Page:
10. This is such a timely post for me! I’m 35 and in the middle of a career crisis. It’s so hard when you feel like you’re stuck (good salary, toddler, Master’s degree) in your current job but are so unhappy. I’ve been applying for other positions left and right but so far I’ve been just getting the over qualified or “not fitting in the right box” responses. It’s driving me bonkers, but these stories help me stay motivated. Thank you for sharing!

  11. What a great post. Thank you Julia for your honesty, your boldness and taking the leap! I too made a bold change of career in my career and in my 30’s and its so refreshing to hear of others who have persevered in their quest for happiness.

  12. Thanks for posting it! I´m about to do a career change from Law to Marketing and it was good to read this post. Btw, I love this website!

  13. Refreshing! I totally feel you! When it comes down to it, it really is what makes you happy. Thanks for sharing 🙂

  14. Totally in the same boat (a couple years older than you) but having trouble defining where I want to go — but know it’s not here!
    Good luck!
    And this post was an example of it being done! 🙂

  15. Wow Joy and Julia, thanks for sharing this story! I am in my 30s, finishing my MA and although I have a great job, it is good to be reminded to strive for something that is really making me happy. Thanks!

  16. Thanks so much for sharing your story, Julia! I just checked out a few Jon Acuff books from the library and this post is perfect timing! There are so many people in their 30s longing for and working toward something better and different (including me!). I’ve had to push hard for those creative jobs with that same aggressiveness–you really have to prove yourself and push your way in, especially for creative jobs that your resume might not show experience for. I also feel like it’s a lot more difficult to take on free or low paid internships when you’re supporting yourself and don’t have a significant other to lean on. But that doesn’t make me any less determined. 🙂 Can’t wait for part 2! xo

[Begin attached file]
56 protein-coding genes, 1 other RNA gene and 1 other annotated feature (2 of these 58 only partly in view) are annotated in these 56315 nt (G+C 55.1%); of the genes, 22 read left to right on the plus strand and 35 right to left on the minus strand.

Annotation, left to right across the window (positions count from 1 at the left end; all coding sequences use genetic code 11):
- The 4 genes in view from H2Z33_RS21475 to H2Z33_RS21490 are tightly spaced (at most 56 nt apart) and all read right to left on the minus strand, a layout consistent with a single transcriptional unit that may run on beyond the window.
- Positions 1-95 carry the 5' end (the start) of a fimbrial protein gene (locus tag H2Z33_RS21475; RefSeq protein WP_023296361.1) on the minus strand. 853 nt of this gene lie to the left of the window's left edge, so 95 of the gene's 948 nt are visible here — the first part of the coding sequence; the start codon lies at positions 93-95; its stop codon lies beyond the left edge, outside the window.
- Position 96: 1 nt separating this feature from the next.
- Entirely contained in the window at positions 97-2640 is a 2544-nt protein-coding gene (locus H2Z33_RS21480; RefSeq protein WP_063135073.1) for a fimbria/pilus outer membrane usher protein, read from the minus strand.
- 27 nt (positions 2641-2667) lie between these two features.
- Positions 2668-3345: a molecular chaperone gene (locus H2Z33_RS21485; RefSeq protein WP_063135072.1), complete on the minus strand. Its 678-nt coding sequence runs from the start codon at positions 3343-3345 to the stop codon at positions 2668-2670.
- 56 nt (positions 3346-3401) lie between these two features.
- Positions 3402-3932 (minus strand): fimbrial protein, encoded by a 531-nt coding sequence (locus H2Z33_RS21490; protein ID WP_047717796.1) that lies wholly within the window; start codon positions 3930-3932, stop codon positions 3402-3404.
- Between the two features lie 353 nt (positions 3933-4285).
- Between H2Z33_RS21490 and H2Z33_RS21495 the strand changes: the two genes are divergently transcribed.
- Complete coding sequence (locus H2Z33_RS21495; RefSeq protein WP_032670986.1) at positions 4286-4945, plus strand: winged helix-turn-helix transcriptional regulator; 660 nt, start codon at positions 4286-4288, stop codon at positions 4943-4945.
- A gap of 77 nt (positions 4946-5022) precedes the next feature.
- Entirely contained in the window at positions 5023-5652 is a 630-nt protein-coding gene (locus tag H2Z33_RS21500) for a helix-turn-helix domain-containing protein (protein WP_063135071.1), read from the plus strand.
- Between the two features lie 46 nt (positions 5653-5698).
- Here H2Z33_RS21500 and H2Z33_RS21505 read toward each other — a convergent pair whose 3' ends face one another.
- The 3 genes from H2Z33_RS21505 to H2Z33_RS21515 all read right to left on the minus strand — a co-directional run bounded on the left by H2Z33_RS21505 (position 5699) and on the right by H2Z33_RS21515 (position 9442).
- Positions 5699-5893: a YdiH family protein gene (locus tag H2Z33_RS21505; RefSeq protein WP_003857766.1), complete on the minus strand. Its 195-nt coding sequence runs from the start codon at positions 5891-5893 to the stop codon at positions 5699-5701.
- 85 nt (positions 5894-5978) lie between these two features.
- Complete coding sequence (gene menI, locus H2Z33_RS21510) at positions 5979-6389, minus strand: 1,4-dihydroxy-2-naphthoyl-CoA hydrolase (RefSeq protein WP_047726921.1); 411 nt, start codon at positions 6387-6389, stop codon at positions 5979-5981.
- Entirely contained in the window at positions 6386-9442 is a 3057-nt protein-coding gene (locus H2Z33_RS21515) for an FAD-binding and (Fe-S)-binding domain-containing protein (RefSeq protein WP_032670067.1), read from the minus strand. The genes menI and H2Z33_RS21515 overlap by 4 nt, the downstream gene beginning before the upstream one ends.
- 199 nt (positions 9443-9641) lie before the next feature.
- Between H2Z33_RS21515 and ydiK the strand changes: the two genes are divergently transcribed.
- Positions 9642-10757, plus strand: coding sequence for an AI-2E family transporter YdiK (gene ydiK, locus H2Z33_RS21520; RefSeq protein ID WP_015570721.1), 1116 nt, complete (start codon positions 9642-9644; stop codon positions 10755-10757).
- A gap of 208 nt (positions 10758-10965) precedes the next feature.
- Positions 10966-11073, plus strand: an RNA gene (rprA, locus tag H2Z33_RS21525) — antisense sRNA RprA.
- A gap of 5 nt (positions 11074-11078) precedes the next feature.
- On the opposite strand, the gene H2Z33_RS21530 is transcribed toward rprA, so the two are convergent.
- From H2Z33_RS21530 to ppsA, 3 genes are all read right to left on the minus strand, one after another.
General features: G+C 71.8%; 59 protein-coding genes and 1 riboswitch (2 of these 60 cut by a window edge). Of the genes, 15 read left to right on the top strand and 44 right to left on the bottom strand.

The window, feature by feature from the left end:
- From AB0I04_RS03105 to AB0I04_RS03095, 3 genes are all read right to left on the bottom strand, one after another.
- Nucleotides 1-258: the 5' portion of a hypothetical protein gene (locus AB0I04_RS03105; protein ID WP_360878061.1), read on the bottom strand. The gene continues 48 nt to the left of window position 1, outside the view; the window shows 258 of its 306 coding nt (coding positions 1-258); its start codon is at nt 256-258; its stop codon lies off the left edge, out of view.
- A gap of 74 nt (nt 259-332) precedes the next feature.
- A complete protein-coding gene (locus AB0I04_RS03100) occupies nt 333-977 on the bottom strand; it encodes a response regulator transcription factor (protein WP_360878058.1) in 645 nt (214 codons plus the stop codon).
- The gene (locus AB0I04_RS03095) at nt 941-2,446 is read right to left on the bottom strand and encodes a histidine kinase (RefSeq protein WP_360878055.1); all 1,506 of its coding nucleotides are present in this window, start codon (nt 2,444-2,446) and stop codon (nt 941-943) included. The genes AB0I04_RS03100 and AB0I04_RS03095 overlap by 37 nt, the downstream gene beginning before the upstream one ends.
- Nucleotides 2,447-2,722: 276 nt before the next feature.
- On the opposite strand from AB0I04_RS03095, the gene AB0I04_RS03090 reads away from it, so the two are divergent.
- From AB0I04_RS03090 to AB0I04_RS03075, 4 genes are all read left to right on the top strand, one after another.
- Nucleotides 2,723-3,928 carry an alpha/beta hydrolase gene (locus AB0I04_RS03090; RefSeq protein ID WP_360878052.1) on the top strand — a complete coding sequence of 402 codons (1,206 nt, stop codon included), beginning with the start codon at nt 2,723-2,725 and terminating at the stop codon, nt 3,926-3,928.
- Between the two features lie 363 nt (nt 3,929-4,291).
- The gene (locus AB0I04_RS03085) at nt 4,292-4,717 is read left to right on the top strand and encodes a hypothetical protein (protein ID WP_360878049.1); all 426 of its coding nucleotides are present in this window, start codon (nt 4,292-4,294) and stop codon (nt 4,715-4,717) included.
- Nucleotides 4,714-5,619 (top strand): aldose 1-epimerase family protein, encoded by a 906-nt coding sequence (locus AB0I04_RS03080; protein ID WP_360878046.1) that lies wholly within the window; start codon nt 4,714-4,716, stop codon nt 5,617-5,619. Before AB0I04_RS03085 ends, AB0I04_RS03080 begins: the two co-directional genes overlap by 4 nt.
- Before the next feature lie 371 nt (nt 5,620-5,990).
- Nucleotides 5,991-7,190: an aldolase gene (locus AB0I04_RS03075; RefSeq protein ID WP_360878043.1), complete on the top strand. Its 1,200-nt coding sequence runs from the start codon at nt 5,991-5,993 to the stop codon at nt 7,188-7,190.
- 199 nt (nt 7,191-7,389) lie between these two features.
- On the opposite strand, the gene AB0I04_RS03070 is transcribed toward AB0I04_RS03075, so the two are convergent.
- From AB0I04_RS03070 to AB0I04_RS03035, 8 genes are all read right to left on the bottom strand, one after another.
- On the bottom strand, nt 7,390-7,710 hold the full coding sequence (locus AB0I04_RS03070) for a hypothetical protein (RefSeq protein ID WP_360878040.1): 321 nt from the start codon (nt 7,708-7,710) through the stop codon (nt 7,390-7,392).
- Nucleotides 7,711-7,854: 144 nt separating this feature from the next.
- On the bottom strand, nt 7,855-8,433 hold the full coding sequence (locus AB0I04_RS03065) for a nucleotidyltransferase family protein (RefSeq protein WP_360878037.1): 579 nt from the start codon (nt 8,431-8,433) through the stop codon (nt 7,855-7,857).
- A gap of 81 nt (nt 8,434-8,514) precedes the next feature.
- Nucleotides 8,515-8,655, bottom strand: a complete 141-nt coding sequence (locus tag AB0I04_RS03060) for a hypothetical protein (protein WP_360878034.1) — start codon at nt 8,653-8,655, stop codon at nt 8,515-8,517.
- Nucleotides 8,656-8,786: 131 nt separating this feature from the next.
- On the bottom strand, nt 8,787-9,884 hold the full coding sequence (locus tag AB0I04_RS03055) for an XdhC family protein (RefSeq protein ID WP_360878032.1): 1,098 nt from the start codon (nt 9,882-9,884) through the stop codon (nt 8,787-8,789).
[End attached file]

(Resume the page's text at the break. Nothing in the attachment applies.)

17. Thank you for taking the time to do this series! As a coach to leaders, working Moms and Modern Women, i hear so many women talk about how they’re scared to start over and yet they’re living life on autopilot. They lack joy, purpose and freedom. I loved hearing Julia’s story and how she now is doing something that’s fulfilling, fun and inspiring. Amen to that!

  18. You could have replaced your name with mine and everything else is pretty much the same (good salary, preschooler, Master’s Degree) and that feeling “stuck in my current job”. I have been dabbling with changing my career to something more creative for at least a year now. However, I am afraid to take the leap because I am still trying to figure out what really interests me (I have such varied interests) and don’t know where to start. These stories help me stay motivated too!

  19. What a fantastic, inspiring interview! I love Julie’s advice at the end: “Just leap. The net will appear.” I’m at that scary place in between what I used to do and where I want to be and this reminder was right on time. Thanks for doing this series!

  20. Hi …!!
    Thank you very much for sharing your story!!!
    I’m 30 n this is my second year for officially changing my career path !!! (from graphic designer to researcher; ))… I sometime think “is this too late”….. but after i read Julia’s story .. I feel more comfortable .. and I’m not alone ; ) …
    Thank you vey much … : )

  21. this hits home for me. i’m only 23 but i’m slowly realizing that what i had thought i wanted to do for so long maybe isn’t exactly the right fit anymore.
    it’s a scary thought- but is also exciting!
    hammyta.wordpress.com